Semma names former Novartis, Magenta executive as new CEO

Founded in 2014, Semma is working on methods to differentiate pluripotent stem cells into insulin-producing pancreatic cells as a treatment for type 1 diabetes. (Pixabay / stevepb)

Regenerative medicine developer Semma Therapeutics is bringing on Bastiano Sanna, formerly of Novartis’ cell and gene therapy unit and Magenta Therapeutics, to serve as its president and CEO following a $114 million funding round late last year.

In March, Sanna stepped down as COO of Magenta, which focuses on bone marrow transplants in autoimmune diseases. Prior to that, he helped oversee Novartis’ CAR-T cell therapy development as global head of stem cell transplant programs, after serving as global head of strategic planning and portfolio management at the Novartis Institutes for BioMedical Research.

Founded in 2014, Semma is working on methods to differentiate pluripotent stem cells into insulin-producing pancreatic cells as a treatment for Type 1 diabetes. The startup was named one of the Fierce 15 winners in medical devices in 2015. Last November’s series B financing will help bring its lead program through the proof-of-concept stage in patients, the company said.


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RELATED: Semma scoops $114M to trial curative diabetes cell therapy

“Bastiano has the perfect set of skills and experiences to lead Semma through our next phase of growth as a company after a very successful Series B financing,” Mark Fishman, chairman of Semma’s board of directors, said in a statement.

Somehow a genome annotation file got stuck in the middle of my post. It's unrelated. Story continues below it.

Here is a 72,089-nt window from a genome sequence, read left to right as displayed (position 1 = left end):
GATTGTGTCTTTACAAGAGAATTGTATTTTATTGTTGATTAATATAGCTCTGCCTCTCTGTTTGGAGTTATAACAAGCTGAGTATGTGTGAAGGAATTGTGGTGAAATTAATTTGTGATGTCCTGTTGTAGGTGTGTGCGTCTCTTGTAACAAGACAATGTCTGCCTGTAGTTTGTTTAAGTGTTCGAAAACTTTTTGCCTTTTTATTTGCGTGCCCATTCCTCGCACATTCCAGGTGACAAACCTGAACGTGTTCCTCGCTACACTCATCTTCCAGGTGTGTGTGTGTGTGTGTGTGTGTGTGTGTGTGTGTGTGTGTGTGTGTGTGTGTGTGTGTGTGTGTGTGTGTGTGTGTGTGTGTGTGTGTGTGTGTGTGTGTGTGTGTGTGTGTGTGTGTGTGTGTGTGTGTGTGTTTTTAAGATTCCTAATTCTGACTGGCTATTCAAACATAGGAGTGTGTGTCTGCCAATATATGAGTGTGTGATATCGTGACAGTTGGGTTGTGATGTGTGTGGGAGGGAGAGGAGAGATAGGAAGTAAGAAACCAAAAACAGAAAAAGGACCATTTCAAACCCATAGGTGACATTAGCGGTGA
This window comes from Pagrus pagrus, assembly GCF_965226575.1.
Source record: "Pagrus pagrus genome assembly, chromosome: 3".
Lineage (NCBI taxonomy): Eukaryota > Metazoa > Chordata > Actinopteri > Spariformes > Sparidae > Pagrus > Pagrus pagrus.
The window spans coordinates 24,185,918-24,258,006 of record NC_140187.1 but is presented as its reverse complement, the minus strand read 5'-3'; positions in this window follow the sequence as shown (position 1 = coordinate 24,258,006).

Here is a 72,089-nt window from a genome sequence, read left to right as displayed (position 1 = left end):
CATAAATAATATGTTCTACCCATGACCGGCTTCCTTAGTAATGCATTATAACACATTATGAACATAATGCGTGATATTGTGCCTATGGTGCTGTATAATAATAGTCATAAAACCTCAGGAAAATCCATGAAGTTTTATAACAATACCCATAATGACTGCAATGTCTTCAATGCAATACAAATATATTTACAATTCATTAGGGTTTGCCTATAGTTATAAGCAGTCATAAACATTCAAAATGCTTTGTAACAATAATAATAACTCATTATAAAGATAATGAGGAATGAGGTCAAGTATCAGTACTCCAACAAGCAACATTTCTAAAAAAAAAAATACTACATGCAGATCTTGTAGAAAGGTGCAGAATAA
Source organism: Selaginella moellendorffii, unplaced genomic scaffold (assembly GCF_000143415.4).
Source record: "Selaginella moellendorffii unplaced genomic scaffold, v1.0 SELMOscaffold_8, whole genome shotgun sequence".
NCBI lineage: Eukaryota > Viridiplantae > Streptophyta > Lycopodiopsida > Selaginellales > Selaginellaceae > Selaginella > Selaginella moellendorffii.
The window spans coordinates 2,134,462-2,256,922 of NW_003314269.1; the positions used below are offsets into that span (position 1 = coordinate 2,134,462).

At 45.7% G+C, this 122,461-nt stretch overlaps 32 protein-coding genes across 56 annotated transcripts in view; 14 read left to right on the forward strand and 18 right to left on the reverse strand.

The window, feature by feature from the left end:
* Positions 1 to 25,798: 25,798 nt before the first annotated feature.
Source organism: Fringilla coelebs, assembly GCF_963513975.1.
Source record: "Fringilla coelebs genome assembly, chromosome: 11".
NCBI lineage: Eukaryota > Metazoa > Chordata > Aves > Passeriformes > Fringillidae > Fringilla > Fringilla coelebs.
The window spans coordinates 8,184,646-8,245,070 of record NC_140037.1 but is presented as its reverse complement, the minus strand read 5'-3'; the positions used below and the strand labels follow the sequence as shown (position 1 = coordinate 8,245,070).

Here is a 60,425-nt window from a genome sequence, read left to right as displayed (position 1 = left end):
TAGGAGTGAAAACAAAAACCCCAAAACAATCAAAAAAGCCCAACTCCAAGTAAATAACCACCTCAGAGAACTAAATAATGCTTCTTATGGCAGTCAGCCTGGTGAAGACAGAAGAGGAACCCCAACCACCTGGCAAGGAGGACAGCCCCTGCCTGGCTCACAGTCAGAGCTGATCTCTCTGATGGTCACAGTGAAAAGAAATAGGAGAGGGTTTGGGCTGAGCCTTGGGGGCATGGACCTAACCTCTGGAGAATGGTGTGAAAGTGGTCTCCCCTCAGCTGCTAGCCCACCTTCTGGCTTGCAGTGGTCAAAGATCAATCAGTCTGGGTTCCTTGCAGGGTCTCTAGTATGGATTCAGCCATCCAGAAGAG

“Few leaders have such a strong cell therapy background combined with his level of strategic and business experience,” Fishman said. Sanna succeeds Semma’s interim CEO, Elizabeth Stoner, who will stay on as a company advisor.

Research into pancreatic stem cell transplants has been steadily moving the treatment closer to reality, potentially offering a permanent cure for Type 1 diabetes.

RELATED: Pancreatic stem cell discovery opens door to regenerative treatments for diabetes

Earlier this year, researchers at the University of Miami isolated the pancreatic progenitor cells that can grow into insulin-producing beta cell clusters. Those islets previously had to be transplanted, facing the challenge of immune system rejection.

The transplanted cells also had trouble forming the necessary blood vessels on their own. But earlier this week, scientists in the U.S. and Japan devised a new tissue engineering method, a technique called self-condensation cell culture, to boost vascularization. Cultured in an endothelial growth medium, the ingredients “self-organized” into pancreatic islets and improved engraftment, eventually curing Type 1 diabetes in mice.

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